The Highline Historical Society (we’re members – join here) has unveiled an exhibit of 54 historic photographs at the Burien Community Center, with interesting images of early settlers, local schools, homes, businesses and other scenes.
The photos, which will be on display until Tuesday, Nov. 2nd, were selected from the Society’s collections, span from the turn of the last century up to 1970, and include portraits of early settlers as well as photos of Sunnydale and other schools, early homes and businesses, a forested Lake Burien, Three Tree Point, the Toonerville Trolley and The Hi-Liners.
Here’s one example, taken at a July 4th picnic in 1913 at Lake Burien School (click on image to see larger version):
We love looking at cool old pics, especially ones taken long ago in areas we’re familiar with. Oftentimes, upon closer examination though, we find odd things, like these two “people” we found in the photo above:
The exhibit, worth seeing just to check out period clothing as well as odd-looking B-Town settlers, will be available for public viewing during the Community Center’s open hours:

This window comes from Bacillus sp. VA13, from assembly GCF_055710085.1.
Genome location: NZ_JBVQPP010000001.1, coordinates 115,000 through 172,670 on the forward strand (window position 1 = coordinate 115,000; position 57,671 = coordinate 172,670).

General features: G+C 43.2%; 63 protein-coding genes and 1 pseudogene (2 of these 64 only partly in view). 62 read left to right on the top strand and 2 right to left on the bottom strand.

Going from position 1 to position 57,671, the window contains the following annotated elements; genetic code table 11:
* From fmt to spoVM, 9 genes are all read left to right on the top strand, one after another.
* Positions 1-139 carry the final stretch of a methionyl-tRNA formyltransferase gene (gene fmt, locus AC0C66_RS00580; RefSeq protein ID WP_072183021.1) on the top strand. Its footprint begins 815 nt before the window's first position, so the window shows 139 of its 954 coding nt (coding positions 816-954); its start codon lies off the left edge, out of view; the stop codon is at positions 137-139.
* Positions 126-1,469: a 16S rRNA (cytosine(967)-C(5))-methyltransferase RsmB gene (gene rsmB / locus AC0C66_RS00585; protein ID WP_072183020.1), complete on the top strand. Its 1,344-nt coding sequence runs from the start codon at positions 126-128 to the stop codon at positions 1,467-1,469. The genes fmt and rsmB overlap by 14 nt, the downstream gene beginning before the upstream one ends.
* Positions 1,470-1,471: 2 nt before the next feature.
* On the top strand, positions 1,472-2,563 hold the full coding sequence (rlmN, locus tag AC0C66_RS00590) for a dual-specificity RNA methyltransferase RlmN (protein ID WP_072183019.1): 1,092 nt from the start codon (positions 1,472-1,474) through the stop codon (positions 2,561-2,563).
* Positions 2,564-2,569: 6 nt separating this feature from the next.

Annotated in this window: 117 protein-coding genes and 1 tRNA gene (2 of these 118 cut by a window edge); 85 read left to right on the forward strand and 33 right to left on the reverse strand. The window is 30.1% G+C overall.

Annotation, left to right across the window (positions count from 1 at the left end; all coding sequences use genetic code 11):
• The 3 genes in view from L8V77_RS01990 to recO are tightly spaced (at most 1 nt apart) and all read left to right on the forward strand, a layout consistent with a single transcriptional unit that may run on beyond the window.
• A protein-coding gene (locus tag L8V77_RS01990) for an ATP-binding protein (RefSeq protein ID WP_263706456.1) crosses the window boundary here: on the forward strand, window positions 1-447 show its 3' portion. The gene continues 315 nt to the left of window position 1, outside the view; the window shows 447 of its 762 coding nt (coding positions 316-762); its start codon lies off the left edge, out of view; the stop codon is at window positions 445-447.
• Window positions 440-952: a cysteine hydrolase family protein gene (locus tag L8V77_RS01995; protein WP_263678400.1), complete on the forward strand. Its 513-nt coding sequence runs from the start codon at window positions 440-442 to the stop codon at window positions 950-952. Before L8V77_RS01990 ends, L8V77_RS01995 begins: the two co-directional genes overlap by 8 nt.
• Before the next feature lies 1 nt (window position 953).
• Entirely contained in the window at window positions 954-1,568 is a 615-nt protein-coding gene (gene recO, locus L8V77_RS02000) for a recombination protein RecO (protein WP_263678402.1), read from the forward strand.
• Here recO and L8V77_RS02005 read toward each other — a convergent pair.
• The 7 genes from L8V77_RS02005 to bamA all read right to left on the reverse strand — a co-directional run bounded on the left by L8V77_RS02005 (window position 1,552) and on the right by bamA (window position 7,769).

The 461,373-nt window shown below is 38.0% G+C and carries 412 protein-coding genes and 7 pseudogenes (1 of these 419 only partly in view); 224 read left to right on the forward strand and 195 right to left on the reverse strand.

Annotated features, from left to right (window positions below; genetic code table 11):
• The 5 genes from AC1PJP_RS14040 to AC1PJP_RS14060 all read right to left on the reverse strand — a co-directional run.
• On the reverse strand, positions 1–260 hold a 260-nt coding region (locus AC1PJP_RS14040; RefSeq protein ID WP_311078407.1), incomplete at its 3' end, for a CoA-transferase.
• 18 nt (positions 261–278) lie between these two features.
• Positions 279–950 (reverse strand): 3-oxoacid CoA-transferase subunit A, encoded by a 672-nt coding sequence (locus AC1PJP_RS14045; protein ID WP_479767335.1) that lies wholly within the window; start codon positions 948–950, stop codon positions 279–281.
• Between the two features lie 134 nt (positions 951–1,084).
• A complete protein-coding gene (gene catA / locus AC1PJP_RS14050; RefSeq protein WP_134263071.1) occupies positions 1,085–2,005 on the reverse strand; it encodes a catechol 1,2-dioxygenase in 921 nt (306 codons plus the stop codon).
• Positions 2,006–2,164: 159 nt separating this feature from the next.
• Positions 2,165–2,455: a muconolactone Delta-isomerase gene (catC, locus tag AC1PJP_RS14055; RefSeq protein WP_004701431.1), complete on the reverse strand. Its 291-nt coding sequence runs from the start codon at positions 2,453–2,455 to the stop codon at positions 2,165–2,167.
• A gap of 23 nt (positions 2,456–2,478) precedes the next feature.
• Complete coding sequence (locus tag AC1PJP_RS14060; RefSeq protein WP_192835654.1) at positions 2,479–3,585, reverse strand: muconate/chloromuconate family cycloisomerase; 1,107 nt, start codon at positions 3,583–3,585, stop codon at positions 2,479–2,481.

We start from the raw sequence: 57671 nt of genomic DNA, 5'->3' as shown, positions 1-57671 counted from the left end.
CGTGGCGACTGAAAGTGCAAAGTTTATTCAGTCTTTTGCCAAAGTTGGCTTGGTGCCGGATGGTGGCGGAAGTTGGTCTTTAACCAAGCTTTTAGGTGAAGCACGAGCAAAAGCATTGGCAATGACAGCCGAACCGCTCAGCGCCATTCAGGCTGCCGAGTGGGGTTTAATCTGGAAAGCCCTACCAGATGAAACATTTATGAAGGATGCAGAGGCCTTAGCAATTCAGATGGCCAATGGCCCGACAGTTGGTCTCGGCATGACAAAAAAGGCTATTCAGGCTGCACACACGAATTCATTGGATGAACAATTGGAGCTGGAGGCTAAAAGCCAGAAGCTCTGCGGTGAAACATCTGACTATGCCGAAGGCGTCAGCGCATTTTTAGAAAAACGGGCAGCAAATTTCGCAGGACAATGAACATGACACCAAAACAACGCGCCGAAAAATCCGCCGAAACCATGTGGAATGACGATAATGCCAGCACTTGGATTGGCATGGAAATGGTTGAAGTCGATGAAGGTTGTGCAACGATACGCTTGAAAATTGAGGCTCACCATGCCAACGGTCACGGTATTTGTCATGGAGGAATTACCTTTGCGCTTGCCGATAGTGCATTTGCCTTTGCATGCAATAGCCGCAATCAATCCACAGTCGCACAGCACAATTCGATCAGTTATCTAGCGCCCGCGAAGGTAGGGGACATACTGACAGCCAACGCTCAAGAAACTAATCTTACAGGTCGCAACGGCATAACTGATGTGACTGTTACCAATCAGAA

- Monday-Thursday, 8:30am – 8pm
- Friday, 8:30am – 5pm
The community center is located at 14700 6th Ave SW, in the recently-renovated building that once housed the library.
Highline Historical Society is a 16-year old non-profit organization dedicated to preserving the history and telling the stories of Highline. The bulk of the Society’s collections are in storage pending the construction of the Highline Heritage Museum in Burien. For more information visit the Society’s web site at http://www.highlinehistory.org.]]>
In very old group photographs, the photographer used an exposure of 30 seconds or more, so anyone who moved during that 30 second period became distorted (the werewolf) or turned into a blur (the headless guy).
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